Earthquakes have been a hot topic in the news lately after the M 7.1 earthquake in Ridgecrest, CA a few days ago. That strong earthquake followed a M 6.4 earthquake in Searles Valley, CA on July 4th, less than 10 miles from each other. Since the M 7.1 earthquake, there have been 41 aftershocks of M 4.0 to M 5.5.
If you include earthquakes of magnitude 2.5 or greater, there have been about 1485 earthquakes along the fault in that area over the last 7 days.
That’s certainly a lot of earthquakes registered on the Richter scale but the severity of an earthquake is more than just counting to 10. For example let’s compare a M 1.0 earthquake to a M 8.0 earthquake. The 8.0 is not just 8 times stronger than the 1 but rather 100,000,000, that’s 100 million, times stronger. Wait, what?
The Richter scale is not linear but rather logarithmic. A M 2.0 is 10 times stronger than a M 1.0. A M 3.0 is 10 times stronger than a M 2.0 and 100 times stronger than an M 1.0. A nifty trick to find out the strength of earthquakes relative to each other is to subtract the two earthquakes and than raise 10 to that power.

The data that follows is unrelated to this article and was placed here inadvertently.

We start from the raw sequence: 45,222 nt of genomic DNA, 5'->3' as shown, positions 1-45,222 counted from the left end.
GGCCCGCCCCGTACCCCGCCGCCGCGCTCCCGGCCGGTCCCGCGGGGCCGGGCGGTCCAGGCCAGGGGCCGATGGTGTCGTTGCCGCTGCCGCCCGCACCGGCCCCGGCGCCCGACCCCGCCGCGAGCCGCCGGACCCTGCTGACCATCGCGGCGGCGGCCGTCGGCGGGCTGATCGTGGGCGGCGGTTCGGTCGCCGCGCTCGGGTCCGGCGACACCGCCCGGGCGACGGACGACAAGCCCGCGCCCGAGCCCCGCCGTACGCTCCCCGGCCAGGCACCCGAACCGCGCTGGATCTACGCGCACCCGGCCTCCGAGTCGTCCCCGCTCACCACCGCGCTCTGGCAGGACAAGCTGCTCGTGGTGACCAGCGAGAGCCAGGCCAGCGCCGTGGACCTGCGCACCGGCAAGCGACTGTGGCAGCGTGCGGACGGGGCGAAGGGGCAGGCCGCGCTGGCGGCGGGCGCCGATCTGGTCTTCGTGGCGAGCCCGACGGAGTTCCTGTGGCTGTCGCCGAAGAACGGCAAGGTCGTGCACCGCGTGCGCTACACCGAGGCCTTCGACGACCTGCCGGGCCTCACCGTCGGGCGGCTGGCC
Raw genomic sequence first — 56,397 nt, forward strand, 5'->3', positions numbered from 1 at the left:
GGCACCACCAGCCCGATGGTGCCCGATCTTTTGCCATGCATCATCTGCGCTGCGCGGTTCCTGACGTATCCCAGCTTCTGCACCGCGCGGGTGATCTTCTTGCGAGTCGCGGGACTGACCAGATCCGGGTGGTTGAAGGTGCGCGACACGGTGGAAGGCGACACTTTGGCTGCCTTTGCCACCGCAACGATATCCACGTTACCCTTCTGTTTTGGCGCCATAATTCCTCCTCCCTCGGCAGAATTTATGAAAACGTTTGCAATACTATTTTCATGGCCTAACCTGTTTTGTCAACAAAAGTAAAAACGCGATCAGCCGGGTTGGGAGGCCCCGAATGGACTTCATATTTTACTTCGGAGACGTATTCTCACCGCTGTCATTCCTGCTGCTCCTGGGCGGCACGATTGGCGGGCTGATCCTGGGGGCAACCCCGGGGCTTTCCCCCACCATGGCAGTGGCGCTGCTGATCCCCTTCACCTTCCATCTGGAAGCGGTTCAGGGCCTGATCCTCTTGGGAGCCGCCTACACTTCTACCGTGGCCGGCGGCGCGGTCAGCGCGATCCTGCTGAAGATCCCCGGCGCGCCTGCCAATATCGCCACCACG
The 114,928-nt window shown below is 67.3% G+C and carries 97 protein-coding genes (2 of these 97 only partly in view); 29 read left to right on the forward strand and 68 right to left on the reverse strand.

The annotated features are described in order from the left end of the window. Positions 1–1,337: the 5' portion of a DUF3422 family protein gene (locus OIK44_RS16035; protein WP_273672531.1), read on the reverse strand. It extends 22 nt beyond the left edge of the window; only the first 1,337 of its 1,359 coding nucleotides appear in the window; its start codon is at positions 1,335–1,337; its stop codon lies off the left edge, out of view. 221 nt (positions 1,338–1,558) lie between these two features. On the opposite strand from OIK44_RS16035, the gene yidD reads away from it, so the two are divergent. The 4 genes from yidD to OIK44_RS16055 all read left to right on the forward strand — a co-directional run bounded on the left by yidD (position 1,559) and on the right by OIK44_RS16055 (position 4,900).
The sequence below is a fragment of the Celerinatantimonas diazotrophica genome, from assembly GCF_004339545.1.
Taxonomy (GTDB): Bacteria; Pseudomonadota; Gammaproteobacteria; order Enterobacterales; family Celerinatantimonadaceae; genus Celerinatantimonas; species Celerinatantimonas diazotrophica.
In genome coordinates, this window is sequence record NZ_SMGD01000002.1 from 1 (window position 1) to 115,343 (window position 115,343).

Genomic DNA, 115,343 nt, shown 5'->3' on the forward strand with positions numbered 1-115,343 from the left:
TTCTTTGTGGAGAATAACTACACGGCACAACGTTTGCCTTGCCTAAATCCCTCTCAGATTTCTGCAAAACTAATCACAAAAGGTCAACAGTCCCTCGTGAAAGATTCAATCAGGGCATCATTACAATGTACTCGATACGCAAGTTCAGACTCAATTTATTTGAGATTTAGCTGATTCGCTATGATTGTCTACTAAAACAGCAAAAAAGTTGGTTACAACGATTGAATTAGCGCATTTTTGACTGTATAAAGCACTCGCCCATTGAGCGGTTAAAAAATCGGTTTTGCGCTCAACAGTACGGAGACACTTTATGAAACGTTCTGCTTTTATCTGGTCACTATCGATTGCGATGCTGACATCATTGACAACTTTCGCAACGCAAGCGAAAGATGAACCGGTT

For example, the M 7.1 earthquake in Ridgecrest, CA minus the M 6.4 earthquake in Searles Valley, CA is 0.7. Now take 10 to the 0.7 power or 100.7 and that equals 5.01187233627. Therefor the M 7.1 is 5 times stronger than the M 6.4. That’s why higher magnitude earthquakes are so much more destructive than lower magnitude earthquakes. Anything above a 7.0 is considered to be major.